I really, really miss George Steinbrenner.
I miss the man who called it as he saw it. Who never hesitated to remind everyone that he was The Boss. And when it comes to A.J. Burnett, a mere shell of a New York Yankees pitcher who is the definition of ineptitude, it would be nice to hear a representative of baseball's most storied franchise speak with some degree of honesty.
Instead, the Yankees have left such menial chores to the rest of us, evidently willing to soft-soap Burnett's pathetic pitching rather than call things as they are. Perhaps it's because of the $16.5 million they're obligated to pay him each of the next two seasons, or because of his much-publicized fragile ego.
But nobody will be able to hide from the truth if Burnett struggles Friday against the hapless Baltimore Orioles, a team 26 games under .500 and 27½ games out of first place, without a single hitter batting .300 or better. Another skunk-like performance should provide enough evidence for the Yankees to leave Burnett out of the rotation for the playoffs, which, if we're being truthful, would be just fine for anyone with a modicum of sense.
"He hasn't pitched well," MLB analyst and future Hall of Famer Curt Schilling said recently. "For some reason, he just hasn't pitched well."
Schilling mentioned Burnett's toughness, his baseball IQ. Had he had enough time, we probably would've heard about how Burnett's new hairdo affected his performance. It really doesn't matter anymore. We've all simply seen enough.
If Carl Pavano, who stole $39.5 million with his non-performance as a Yankee from 2005-08, can't walk the streets of New York City, why should things be any different for Burnett?
Despite the Yankees' juggernaut offense and bullpen effectiveness, Burnett is 9-10, a two-pitch no-wonder with a 4.96 ERA (it's 4.72 in 92 starts in pinstripes, the worst in history for anyone iwith at least 80 starts).
Hold on! I'm not finished.
Even as the Yankees have piled up a major league-best 275 victories since Burnett contaminated their uniform in 2009, he's managed to go only 32-34. He's managed to lose while the Yankees win.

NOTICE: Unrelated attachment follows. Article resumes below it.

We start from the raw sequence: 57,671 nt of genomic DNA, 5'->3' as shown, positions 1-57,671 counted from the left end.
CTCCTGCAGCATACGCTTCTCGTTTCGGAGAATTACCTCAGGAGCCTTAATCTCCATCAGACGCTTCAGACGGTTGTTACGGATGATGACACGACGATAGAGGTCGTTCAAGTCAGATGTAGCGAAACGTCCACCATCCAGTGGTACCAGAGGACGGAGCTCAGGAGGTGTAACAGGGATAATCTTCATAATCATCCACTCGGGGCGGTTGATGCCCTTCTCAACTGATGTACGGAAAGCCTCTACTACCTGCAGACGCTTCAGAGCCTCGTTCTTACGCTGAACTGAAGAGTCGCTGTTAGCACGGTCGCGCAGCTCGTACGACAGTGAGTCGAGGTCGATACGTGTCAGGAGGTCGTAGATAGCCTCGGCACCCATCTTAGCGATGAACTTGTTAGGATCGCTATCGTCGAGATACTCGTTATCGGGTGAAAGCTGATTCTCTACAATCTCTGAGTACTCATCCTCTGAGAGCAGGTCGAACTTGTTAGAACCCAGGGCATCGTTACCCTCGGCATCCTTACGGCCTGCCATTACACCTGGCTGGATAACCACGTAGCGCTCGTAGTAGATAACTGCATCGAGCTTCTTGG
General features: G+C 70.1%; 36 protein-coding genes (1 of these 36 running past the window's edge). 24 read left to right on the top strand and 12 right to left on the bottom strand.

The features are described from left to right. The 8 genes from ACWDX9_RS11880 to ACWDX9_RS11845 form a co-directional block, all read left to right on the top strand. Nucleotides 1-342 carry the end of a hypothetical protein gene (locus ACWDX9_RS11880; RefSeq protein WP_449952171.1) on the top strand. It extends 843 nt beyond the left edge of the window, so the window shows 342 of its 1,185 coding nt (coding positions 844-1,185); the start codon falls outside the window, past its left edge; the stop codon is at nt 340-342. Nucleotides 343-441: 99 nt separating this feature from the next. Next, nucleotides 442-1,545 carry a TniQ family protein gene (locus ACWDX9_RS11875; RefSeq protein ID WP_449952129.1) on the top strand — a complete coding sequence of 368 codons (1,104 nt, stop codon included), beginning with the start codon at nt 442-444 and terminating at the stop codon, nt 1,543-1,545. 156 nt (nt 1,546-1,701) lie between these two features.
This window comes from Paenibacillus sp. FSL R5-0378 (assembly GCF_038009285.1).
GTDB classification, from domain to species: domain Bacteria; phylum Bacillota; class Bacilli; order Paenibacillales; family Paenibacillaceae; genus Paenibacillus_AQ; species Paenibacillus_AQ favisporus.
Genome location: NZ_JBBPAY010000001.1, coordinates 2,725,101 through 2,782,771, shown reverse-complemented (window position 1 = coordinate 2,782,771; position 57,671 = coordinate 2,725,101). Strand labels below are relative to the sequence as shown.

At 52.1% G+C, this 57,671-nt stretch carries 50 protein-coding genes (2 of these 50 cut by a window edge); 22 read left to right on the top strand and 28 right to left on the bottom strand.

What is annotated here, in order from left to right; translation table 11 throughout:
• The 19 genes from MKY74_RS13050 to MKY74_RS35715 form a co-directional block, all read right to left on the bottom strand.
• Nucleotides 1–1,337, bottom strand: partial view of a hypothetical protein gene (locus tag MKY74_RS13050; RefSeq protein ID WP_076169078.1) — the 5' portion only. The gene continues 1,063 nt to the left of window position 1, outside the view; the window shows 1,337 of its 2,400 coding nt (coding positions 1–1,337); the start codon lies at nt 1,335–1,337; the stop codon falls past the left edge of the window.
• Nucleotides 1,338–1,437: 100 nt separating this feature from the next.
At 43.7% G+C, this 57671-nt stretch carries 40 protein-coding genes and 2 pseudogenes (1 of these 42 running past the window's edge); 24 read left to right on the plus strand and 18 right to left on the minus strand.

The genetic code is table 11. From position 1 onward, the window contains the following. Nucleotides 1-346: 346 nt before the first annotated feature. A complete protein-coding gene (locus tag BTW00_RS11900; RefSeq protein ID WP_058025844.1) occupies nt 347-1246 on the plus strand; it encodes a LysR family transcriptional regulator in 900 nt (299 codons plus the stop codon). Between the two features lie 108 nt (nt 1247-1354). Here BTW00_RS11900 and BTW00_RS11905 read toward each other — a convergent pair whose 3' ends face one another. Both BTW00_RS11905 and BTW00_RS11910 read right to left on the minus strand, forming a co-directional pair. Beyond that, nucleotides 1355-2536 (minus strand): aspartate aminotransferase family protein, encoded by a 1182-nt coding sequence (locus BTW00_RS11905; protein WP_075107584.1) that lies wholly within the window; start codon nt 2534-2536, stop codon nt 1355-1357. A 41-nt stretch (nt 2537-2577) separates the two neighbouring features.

Yet this man, with a nasty curveball and a averaging 92 miles per hour, has the nerve to cop an attitude when pulled from last Saturday's game in the second inning, and the temerity to lie about it. Burnett insults everyone's intelligence by concocting a lame skit with Russell Martin about his ire supposedly being aimed at the umpire instead of manager Joe Girardi.
"He's just weak mentally," one analyst close to the Yankees told me. "There's just always something with a guy like him and, to be honest, it isn't difficult to see why that is.
"Numbers and production aside, we know what time it is. Certain guys aren't made for the big stage. They can't perform when they're in the line of fire. They wilt beneath the pressure. They just can't handle it. And he definitely appears to be that guy."
Which brings me back to the Yankees' brass.
There's no need to hate on Girardi because the man has done his job. He's already delivered a World Series title. He's gotten the franchise beyond the years of what-are-we-gonna-do-without-Joe Torre? The Yankees have been perennial contenders on his watch and he's lived up to expectations.
It's general manager Brian Cashman and the other Yankee honchos we need to have some concerns about. It's Cashman and the honchos who put all their proverbial eggs in Cliff Lee's basket, assuming money and the allure of pinstripes would be enough to woo him. In the midst of all that, they not only lost out on Lee but watched as the Red Sox got Carl Crawford and Adrian Gonzalez, did nothing to counter the strength of Texas' left-handed pitching and, evidently, fired all their conditioning coaches, judging by the ample girth of CC Sabathia and Bartolo Colon.
To meet Sabathia, let alone to know him, is to love and respect the guy. But anyone who says the team is not concerned about his conditioning is lying. And let's not get started on Colon, who clearly could use some extra situps.
Come playoff time, the Yankees will be facing either Justin Verlander and the Detroit Tigers or the bats and the pitching of the Texas Rangers. They need pitchers who are in top condition, mentally as much as physically.
The Yankees would do well to remember this reality, instead of hiding from it by trying to protect Burnett.
The Boss would know this better than anyone, and he wouldn't hesitate to talk about it, especially after cutting that exorbitant check.
I guess that's why they call them the good ol' days.